1. Computers
  2. Display Drivers
  3. Graphics Cards
  4. Memory
  5. Motherboards
  6. Processors
  7. Software
  8. Storage
  9. Operating Systems


Facebook RSS Twitter Twitter Google Plus


Phoronix Test Suite

OpenBenchmarking.org

AMD Shows Off An External FreeSync Monitor In Action

AMD

Published on 06 June 2014 11:20 AM EDT
Written by Michael Larabel in AMD
24 Comments

This week at Computex Taipei, AMD is showing off a FreeSync external display in action as their alternative to NVIDIA's G-Sync.

FreeSync is the AMD-developed, VESA-adopted standard for Adaptive-Sync similar to NVIDIA's G-Sync that allows for displays to have a variable refresh rate. The goal is for the display's refresh rate to match the GPU's rendering rate on a frame-by-frame basis to eliminate potential tearing or stuttering. Dropping the frame-rate out of performance-sensitive situations can also lead to lower system power use / longer battery life.

Unlike NVIDIA's G-Sync, no specialized hardware is required to support FreeSync. This week at Computex, AMD was showing off the first FreeSync capable monitor that can run between 40Hz and 60Hz. The monitor on display was a retail monitor that can already support FreeSync just via a firmware upgrade. For supported monitors out there right now that have the capability of supporting the variable refresh-rate, it will be up to the vendors to issue new firmware, but that's probably unlikely given they would rather drive new monitor sales with a line-up of official "FreeSync" monitors.

Embedded below is a video of AMD's Computex FreeSync demo courtesy of AnandTech. Sadly for those interested in FreeSync/G-Sync, the current open-source Linux graphics stack will need to see some updates in order to handle this technology, as covered yesterday within the Linux GPU driver global thermo-nuclear war article.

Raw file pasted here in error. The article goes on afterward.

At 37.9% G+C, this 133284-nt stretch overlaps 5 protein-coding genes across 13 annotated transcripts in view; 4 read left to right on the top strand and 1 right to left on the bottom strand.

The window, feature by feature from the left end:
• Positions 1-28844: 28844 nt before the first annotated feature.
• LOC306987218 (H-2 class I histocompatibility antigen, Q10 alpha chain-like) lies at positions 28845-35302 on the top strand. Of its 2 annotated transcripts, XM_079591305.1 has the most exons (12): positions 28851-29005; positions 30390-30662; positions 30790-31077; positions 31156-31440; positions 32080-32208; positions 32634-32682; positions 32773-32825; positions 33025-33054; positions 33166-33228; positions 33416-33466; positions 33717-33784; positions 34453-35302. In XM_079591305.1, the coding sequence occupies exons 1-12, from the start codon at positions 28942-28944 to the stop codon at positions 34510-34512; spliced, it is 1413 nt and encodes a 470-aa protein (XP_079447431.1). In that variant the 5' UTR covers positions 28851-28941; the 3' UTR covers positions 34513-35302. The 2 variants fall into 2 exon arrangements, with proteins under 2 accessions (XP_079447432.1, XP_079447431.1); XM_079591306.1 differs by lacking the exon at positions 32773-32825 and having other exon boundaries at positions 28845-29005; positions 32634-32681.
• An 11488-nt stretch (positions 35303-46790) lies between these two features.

About The Author
Michael Larabel is the principal author of Phoronix.com and founded the web-site in 2004 with a focus on enriching the Linux hardware experience and being the largest web-site devoted to Linux hardware reviews, particularly for products relevant to Linux gamers and enthusiasts but also commonly reviewing servers/workstations and embedded Linux devices. Michael has written more than 10,000 articles covering the state of Linux hardware support, Linux performance, graphics hardware drivers, and other topics. Michael is also the lead developer of the Phoronix Test Suite, Phoromatic, and OpenBenchmarking.org automated testing software. He can be followed via and or contacted via .
Latest Articles & Reviews
  1. NVIDIA's $1000+ GeForce GTX TITAN X Delivers Maximum Linux Performance
  2. OS X 10.10 vs. Ubuntu 15.04 vs. Fedora 21 Tests: Linux Sweeps The Board
  3. The New Place Where Linux Code Is Constantly Being Benchmarked
  4. 18-GPU NVIDIA/AMD Linux Comparison Of BioShock: Infinite
  5. Phoronix Test Suite 5.6 Adds New Phoromatic Enterprise Benchmarking Features
  6. OpenGL Threaded Optimizations Responsible For NVIDIA's Faster Performance?
Latest Linux News
  1. Kodi 14.2 Released To End Out The "XBMC" 14.x Series
  2. Debian 8.0 Jessie RC2 Installer Released
  3. Shadow Warrior Is Being Released For Linux Next Week
  4. Intel Pushes A Bunch Of Broadwell Code Into Coreboot
  5. Open-Source Driver Fans Will Love NVIDIA's New OpenGL Demo
  6. GHC 7.10.1 Brings New Compiler Features
  7. Git 2.4.0-rc0 Does A Ton Of Polishing
  8. The Most Common, Annoying Issue When Benchmarking Ubuntu On Many Systems
  9. Mesa Is At Nearly 1,500 Commits This Year
  10. Gestures & Other GTK3 Features For LibreOffice
Most Viewed News This Week
  1. Introducing The Library Operating System For Linux
  2. AMD Is Hiring Two More Open-Source Linux GPU Driver Developers
  3. New SecureBoot Concerns Arise With Windows 10
  4. Allwinner Continues Jerking Around The Open-Source Community
  5. Systemd Change Allows For Stateless Systems With Tmpfs
  6. GNOME Shell & Mutter 3.16.0 Released
  7. GNU Nano 2.4.0 Brings Complete Undo System, Linter Support & More
  8. Red Hat Is Rolling Out A VirtIO DRM/KMS GPU Driver